What is post-herpetic neuralgia?
Post-herpetic neuralgia describes chronic skin pain in an area previously affected by herpes zoster (shingles).
Herpes zoster is a localised painful blistering rash caused by reactivation of herpes varicella-zoster virus sometime after the primary generalised infection with varicella (chickenpox).
How is post-herpetic neuralgia diagnosed?
Because post-herpetic neuralgia is defined as pain after and caused by, re-activation of the herpes zoster virus, evidence of herpes zoster infection is critical for diagnosis.
Usually, the diagnosis of herpes zoster is easily made when a painful blistering rash arises that has dermatomal distribution (ie, along the pathway of a cutaneous nerve).
However, not all patients with post-herpetic neuralgia have a history of rash or acute symptoms. In these cases, a rise in antibody levels on serial blood tests may confirm the previous infection by herpes zoster virus.
Post-herpetic neuralgia is often used to describe any pain that persists after herpes zoster blisters have cleared up. Some experts prefer to reserve the term only for pain that lasts for more than 28 days or more than 120 days. 'Acute' and 'sub-acute' herpetic neuralgia may be used to describe earlier pain associated with herpes zoster infection.
What are the clinical features of post-herpetic neuralgia?
Features of post-herpetic neuralgia include:
- Dermatomal distribution: pain limited to 1–3 dermatomes and usually confined to one side of the body. Rarely, pain can be disseminated or affect both sides of the body.
- Post-herpetic neuralgia is usually a chronic neuropathic pain with a burning character, but some patients experience sharp stabbing pains.
- Pain may be constant or intermittent.
- Other symptoms and sensory changes may be present in the same dermatome/nerve distribution as the pain:
- Anaesthesia (numbness)
- Hyperaesthesia (sensitivity to touch)
- Allodynia (pain from a light touch)
- Other sensory change such as reaction to temperature.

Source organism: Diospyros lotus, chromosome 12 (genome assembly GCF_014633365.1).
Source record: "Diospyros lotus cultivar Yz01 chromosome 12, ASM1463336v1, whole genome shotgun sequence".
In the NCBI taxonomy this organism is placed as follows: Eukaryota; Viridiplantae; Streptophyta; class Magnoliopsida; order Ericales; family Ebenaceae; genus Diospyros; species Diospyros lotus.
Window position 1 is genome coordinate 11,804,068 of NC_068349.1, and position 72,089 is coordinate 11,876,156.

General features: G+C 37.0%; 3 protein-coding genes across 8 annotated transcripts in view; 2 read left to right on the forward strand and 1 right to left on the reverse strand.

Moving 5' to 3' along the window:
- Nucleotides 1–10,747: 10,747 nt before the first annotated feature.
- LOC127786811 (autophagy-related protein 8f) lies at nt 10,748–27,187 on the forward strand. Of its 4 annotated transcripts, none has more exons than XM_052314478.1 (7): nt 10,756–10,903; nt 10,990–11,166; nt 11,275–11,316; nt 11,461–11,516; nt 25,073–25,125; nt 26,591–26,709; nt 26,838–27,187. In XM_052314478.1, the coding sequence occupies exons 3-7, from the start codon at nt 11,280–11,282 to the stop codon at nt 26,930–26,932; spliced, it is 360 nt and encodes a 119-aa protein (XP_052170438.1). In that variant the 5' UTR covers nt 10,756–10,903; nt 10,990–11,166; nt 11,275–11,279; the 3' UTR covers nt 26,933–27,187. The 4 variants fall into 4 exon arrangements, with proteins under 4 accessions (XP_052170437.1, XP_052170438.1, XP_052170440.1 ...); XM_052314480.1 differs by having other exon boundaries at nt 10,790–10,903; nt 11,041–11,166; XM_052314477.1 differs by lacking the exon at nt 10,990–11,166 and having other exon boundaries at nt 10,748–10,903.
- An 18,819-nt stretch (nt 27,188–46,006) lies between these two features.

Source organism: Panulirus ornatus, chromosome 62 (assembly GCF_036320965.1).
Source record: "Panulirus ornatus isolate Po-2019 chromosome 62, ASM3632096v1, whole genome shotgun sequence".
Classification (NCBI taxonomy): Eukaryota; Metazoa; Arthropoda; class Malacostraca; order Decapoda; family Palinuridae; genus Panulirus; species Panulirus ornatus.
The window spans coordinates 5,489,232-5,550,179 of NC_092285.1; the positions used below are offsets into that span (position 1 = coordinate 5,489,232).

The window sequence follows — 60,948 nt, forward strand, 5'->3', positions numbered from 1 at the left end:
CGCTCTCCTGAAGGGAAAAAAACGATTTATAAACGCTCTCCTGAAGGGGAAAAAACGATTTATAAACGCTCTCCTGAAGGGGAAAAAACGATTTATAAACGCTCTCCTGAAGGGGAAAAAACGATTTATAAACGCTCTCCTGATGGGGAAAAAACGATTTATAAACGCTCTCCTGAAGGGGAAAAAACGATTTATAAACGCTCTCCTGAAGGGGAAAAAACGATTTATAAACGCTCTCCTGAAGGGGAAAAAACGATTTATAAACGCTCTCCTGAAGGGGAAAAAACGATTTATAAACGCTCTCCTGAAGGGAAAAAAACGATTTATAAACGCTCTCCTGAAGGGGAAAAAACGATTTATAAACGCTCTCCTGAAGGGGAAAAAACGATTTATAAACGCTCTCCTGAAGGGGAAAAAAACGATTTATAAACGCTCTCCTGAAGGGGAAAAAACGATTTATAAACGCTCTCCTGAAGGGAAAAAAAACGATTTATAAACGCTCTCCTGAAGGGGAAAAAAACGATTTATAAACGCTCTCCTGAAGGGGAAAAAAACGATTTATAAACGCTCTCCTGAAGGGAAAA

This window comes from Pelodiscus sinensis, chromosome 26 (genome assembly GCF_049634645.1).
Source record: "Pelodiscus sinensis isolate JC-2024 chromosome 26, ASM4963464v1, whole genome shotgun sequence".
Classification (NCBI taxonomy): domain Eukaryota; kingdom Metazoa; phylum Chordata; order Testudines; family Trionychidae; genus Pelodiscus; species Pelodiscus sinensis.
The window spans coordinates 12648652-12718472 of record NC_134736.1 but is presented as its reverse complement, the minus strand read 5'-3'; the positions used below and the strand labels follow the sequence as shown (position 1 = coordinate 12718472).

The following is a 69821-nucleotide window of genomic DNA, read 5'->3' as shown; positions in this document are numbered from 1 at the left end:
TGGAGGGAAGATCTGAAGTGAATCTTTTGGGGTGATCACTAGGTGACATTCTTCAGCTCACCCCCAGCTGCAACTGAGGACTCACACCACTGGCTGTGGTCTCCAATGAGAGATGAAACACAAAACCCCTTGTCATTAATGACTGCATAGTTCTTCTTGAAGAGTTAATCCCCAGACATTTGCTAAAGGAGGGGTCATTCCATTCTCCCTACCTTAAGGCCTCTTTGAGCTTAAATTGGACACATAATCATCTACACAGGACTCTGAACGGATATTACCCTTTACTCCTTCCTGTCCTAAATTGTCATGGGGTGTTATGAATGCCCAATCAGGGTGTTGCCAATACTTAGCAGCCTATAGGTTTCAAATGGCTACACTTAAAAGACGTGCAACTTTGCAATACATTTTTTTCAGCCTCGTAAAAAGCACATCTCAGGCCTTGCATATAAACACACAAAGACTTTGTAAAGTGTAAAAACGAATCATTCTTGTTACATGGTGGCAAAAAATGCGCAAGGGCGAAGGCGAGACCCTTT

- Motor dysfunction (this is rare):
- Autonomic dysfunction (eg sweating)
- Organ damage (eg blindness if there is ophthalmic involvement)
Chronic pain can lead to insomnia, anxiety and depression.
What are the risk factors for the development of post-herpetic neuralgia?
The main risk factors for post-herpetic neuralgia are:
- Older age
- Post-herpetic neuralgia is rare in people younger than 40
- About 50% of herpes zoster patients aged 70 years or older will develop post-herpetic neuralgia
- Blood malignancies or human immunodeficiency virus infection (HIV)
- Treatment with systemic steroids or chemotherapy
- Severe infection
- Pain beginning before the blisters appear
- Severe pain in the acute phase of infection
- Severe and prolonged blistering, ulceration and necrosis
Some other possible risk factors include:
- Being female
- Having other sensory abnormalities
- Infection of the ophthalmic nerve (leading to eye infection)
What causes post-herpetic neuralgia?
Acute herpes zoster pain is due to direct damage of peripheral nerves by the herpes zoster virus. Ongoing post-herpetic neuralgia is due to slow recovery and the involvement of the central nervous system.
Research has shown that the nerves or neurones affected by post-herpetic neuralgia are damaged. Microscopic changes include:
- Atrophy and deafferentation (loss of connections) of dorsal horns of affected dermatomes
- Pathological changes in spinal cord sensory ganglions (nerve cell bodies)
- Markedly reduced number and density of sensory nerves in affected skin